The Ghosts of Computing Past – Part 1

October 1, 2009 at 2:22 pm | Posted in Backup, Computers, Security, Software | 2 Comments

If you’ve been using your computer for any period of time, you’ll find it tends to collect stuff, just like your home. And just like your home, you have to take out the trash and recycling, do some cleanup, and every so often, do a larger purge.

The challenge with computers is that unless you store everything on your desktop, the load is hidden away. Over time, it will begin to slow your computer down and create problems.

Software

In the latest Windows Secrets newsletter, Scott Spanbauer reviews the steps for preparing a computer for Windows 7. Largely, this is preflighting and some more serious maintenance. I add a few other bits for a good seasonal cleaning. Work through the list step by step.

1- Update – get your software current. This gets you bug and security fixes. Secunia makes a couple of great free tools – you can use the basic Online or download the more advanced PSI. They’re reviewed here.

Don’t be surprised if you have some programs that are creating security issues for you, including ones you’d forgotten about.

2- Uninstall unused programs. You may have lots of drive space, but many add junk to the startup, filling memory and slowing your computer. Tools like the mentioned Revo Uninstaller can help with problems or hidden things.

3- Manage what’s starting with your computer. Do you really need all that stuff running all the time? This will help unbog the system and empty some of the taskbar. Use a Startup Manger like these or if you’re a little geekier, try Autoruns.

4- Run Disk Cleanup in Accessories, System Tools. This gets not just your trash, but a variety of other Temporary files that may have been left behind.

5- Run Scandisk. This is a little more hidden. In My Computer, right click a drive and select Properties. On the Tools tab, under Error Checking, click Check Now. Select the first checkbox to fix errors, the other for a more through scan. It may want you to run on a reboot.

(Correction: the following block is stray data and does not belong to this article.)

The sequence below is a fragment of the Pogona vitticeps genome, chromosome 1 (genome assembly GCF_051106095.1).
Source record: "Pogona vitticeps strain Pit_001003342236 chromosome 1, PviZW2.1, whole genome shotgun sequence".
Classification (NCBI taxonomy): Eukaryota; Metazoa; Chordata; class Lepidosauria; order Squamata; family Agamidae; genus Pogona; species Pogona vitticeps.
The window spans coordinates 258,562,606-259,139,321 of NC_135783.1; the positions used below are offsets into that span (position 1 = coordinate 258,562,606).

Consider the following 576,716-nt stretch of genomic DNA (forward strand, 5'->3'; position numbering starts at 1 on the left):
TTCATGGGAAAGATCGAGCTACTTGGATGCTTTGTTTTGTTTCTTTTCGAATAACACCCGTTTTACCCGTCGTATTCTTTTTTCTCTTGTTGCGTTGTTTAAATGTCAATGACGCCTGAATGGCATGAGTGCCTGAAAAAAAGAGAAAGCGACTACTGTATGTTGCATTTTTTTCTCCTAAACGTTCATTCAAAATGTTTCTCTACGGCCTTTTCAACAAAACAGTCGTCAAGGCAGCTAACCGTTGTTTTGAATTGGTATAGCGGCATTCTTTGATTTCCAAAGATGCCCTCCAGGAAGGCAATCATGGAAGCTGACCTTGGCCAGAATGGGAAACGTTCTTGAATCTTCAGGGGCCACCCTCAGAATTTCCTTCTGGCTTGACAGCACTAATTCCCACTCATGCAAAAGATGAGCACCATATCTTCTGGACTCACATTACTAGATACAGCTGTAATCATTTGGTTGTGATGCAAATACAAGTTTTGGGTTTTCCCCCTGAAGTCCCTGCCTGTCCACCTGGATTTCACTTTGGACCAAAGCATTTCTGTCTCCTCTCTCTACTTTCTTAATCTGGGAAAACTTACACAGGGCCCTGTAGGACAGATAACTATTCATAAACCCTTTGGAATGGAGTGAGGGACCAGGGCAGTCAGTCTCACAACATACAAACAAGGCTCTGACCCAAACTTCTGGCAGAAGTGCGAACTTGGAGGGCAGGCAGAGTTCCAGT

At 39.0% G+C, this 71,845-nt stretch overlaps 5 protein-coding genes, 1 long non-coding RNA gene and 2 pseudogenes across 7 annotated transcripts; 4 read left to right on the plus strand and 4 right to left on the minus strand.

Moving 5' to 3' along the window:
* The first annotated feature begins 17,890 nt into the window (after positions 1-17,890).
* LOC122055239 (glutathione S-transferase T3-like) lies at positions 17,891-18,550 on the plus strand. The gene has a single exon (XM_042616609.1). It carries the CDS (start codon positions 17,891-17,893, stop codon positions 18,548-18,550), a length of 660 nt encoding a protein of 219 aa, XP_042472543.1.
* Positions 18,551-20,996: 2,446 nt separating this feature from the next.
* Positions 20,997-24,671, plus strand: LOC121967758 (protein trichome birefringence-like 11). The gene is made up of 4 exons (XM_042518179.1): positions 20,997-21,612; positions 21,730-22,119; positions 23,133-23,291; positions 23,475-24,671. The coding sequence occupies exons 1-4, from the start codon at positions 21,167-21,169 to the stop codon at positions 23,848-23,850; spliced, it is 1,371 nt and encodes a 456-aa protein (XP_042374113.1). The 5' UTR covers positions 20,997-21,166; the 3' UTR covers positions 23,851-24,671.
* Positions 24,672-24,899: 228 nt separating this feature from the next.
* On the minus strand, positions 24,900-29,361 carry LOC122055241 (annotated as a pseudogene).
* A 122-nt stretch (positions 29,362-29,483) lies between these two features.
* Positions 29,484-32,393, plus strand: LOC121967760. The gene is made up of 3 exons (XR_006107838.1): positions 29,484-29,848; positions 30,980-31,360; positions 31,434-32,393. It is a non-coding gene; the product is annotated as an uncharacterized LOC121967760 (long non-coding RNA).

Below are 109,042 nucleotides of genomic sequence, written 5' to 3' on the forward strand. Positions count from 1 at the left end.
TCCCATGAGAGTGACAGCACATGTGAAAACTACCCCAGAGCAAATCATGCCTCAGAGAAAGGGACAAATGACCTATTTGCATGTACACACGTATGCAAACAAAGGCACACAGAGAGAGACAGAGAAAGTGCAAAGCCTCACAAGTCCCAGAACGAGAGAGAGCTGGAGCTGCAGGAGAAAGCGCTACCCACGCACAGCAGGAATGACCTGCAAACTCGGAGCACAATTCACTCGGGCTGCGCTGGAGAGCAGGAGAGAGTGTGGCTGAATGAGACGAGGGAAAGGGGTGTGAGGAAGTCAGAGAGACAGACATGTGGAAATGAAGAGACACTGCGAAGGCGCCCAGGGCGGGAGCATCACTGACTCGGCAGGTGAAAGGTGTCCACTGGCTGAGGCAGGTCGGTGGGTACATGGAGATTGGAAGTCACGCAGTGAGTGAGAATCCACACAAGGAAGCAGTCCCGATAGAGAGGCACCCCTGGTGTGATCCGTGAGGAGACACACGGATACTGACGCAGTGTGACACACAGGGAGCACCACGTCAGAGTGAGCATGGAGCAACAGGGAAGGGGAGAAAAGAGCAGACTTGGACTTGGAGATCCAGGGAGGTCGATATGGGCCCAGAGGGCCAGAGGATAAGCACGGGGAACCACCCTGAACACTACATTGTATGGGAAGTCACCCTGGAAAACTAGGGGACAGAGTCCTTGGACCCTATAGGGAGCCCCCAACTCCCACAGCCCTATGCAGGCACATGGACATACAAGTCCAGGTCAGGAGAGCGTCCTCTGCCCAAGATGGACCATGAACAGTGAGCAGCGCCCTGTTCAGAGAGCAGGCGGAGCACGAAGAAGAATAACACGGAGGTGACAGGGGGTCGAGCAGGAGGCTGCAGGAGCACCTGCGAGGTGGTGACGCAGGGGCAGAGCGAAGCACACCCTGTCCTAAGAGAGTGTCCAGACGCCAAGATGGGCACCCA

6- Run your AntiVirus and Antispam tools to ensure nothing snuck in.

7- Defrag the drive (also System Tools). This can take a little time if you’ve not done it for awhile. Some reboot into Safe Mode and run it there, unencumbered and faster. You could also choose a free tool like MyDefrag, reviewed here.

8- Set up a backup routine. Without a backup, you could become more virtual than you planned. I have suggestions here.

If you’ve never learned to file digitally, take a look at The Digital Filing Cabinet.

Next we explore Hardware ghosts – Part 2
David

[NOTE – see comment on Boot log and startup below]

2 Comments »

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  1. […] For software cleanup, see Part 1 […]

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  2. A couple of notes on #3 startup.
    You can boot your computer with F8 and Enable Boot Logging. This records the loading drivers to ntbootlog.txt in the Windows directory.
    http://www.watchingthenet.com/how-to-enable-boot-logging-for-fixing-startup-problems-in-windows.html
    reviews how to use it to fix drivers that are hanging your computer during boot. It also helps for removing some malware. And you can simply run it to see whats not loading.

    A couple of things about this:
    Autoruns (linked above) will show some of the same things not loading, with tricks for researching & managing them. It also shows some different ones. Some of them are Windows defaults, available for example if a Citrix client or SCSI CD drive is installed. Some people delete or (better) disable them with Autoruns but one has to remember such tweaking. Like disabling Services, such changes can cause surprises in future updates as you have a non-standard configuration. If you forget you’ve done this, things that should work may not. The more tweaked you are, the more it is to maintain.

    As this forum post reviews – some remove all ‘not load’s with no issues, some advice against messing with some of them.
    http://forum.sysinternals.com/forum_posts.asp?TID=11781&PN=3

    Always make a registry backup before you play in that sandbox.

    I wrote a whole article on cleaning up the boot log but this is an area where a lot of research is required or you can cause hard to trace issues later. Sometimes, the best things is KISS

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